The Accessible Canada Act is a federal law that aims to find, remove and prevent barriers facing people with disabilities. A barrier is anything that prevents people with disabilities from fully and equally participating in society. The goal of the Act is to create a Canada without barriers. The Act applies to the federal government and organizations regulated by the federal government.
The Act focuses on barriers in seven priority areas:
Some of these areas overlap. The government may also make accessibility regulations in other areas.
This covers all parts and phases of employment, including:
- job interviews and tests
- professional development
- performance evaluations
It covers people applying for jobs, full-time and part-time employees, casual employees and some contractors.
Here are examples of barriers in employment:
- Job postings that are not accessible for people who use assistive technologies like screen readers.
- Assuming that someone cannot do certain kinds of work just because of their disability.
Built environment (physical spaces)
The built environment covers indoor and outdoor spaces that people use, including:
- parking lots
- recreational spaces
Here are examples of barriers in the built environment:
- Buildings that are not wheelchair accessible because they do not have ramps or elevators.
- Fire alarms that are not accessible to Deaf people because they do not include visual warnings like flashing lights.
This area covers the way people give, receive and understand information. People communicate in different ways, including through:
- sign language
- pictures, drawings or symbols
- body language
- technologies (example: equipment that transcribes speech)
- communication assistants
Deaf people often use sign language interpreters to communicate with people who use speech. The Act recognizes American Sign Language (ASL), Quebec Sign Language (QSL) and Indigenous sign languages as the primary languages of Deaf people in Canada.
Here are examples of barriers in communication:
- Information written in complex language that is not accessible for people with intellectual or cognitive disabilities.
- Preventing people from using communication assistants or a sign language interpreters.
Information and communication technologies
This area covers technologies that organizations use to communicate, broadcasting and telecommunications.
Technologies used to communicate
This includes technologies that organizations use to communicate with employees and the public. For example:
- text messages
- computer programs
- virtual (online) meetings
Here are examples of barriers in technology:
- Websites and electronic documents that are not accessible for people who use assistive technologies like screen readers.
- Videos and virtual meetings that are not accessible for Deaf people and people with hearing loss because they do not include captions.
This includes radio and television. Here are examples of barriers in broadcasting:
- Television programs that do not have captions or sign language interpreters for Deaf people.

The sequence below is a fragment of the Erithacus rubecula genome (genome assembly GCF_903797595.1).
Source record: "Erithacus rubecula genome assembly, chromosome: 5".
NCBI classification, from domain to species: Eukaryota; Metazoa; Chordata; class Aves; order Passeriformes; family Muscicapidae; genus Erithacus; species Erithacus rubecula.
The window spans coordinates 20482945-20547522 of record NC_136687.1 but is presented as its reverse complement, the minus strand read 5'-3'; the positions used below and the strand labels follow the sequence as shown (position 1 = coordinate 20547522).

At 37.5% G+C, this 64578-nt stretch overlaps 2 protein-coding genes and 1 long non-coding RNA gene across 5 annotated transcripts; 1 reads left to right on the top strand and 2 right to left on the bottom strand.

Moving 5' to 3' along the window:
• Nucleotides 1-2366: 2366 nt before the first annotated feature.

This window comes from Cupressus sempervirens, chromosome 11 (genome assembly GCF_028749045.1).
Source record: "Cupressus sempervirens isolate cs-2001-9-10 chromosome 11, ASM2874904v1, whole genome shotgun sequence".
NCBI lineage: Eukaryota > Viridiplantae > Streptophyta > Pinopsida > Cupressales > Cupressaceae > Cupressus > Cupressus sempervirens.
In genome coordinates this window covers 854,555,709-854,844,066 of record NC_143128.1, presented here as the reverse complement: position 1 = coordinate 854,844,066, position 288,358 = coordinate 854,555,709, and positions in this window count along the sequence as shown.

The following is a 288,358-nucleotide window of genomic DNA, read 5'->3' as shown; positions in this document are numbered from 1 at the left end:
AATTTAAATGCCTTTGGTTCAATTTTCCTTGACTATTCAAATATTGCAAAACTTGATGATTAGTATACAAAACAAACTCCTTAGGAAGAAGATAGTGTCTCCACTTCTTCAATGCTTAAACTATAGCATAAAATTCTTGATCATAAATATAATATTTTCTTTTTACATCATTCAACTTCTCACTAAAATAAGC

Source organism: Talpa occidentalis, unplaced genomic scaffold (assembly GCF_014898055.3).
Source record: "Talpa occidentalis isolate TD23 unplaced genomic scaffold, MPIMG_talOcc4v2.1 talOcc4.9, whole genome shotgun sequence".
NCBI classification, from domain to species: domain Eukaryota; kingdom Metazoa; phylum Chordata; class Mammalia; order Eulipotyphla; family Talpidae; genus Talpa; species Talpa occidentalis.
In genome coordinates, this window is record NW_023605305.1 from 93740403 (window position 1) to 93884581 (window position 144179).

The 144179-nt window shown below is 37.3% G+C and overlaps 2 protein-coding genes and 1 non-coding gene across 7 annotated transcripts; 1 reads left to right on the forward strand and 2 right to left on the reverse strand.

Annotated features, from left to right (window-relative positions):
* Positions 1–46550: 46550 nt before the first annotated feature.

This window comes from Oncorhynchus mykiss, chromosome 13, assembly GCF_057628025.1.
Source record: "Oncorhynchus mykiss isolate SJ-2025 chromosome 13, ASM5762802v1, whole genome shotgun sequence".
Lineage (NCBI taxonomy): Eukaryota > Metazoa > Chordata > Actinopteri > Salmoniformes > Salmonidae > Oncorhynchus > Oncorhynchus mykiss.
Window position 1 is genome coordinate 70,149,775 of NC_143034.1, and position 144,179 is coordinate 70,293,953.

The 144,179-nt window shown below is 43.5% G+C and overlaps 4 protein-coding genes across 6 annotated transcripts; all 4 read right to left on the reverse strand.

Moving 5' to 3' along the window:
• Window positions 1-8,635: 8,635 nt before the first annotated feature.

- Television programs that do not have video description for blind people.
This includes phone and internet services. Here are examples of barriers in telecommunications:
- Phones that are not accessible for blind people or people with mobility disabilities.
- Phone meetings that do not allow Deaf people to use video relay services (VRS).
Procurement (buying and renting goods, services and facilities)
This area covers goods, services and facilities that organizations buy or rent. It includes choosing things like:
- physical spaces (examples: buildings, offices and venues for events)
- products for employees (examples: office supplies, furniture and computer programs)
- services (examples: technical support, catering and translation)
Organizations should include accessibility criteria in their procurement policies. Here are examples of barriers in procurement:
- Buying or renting a building that is not wheelchair accessible.
- Buying or renting computer programs that is not accessible for people who use assistive technologies like screen readers.
Programs and services
This area covers the way organizations design and deliver programs and services for employees and the public. Whenever possible, people with disabilities should be able to access programs and services in the same way as other people.
Here are examples of barriers in programs and services:
- Documents that are not available in alternate formats like large print or braille.
- Not having a policy on assisting people with disabilities who need help for things like filling out forms.
This area covers transportation between provinces or outside of Canada by:
- transport truck
It also covers vehicles used by organizations that are regulated by the federal government (examples: Canada Post, the RCMP and television stations).
Here are examples of barriers in transportation:
- Planes, trains and buses that travel between provinces and that are not wheelchair accessible.
- Airports that do not have braille signs or other tools to help blind people find their way around.
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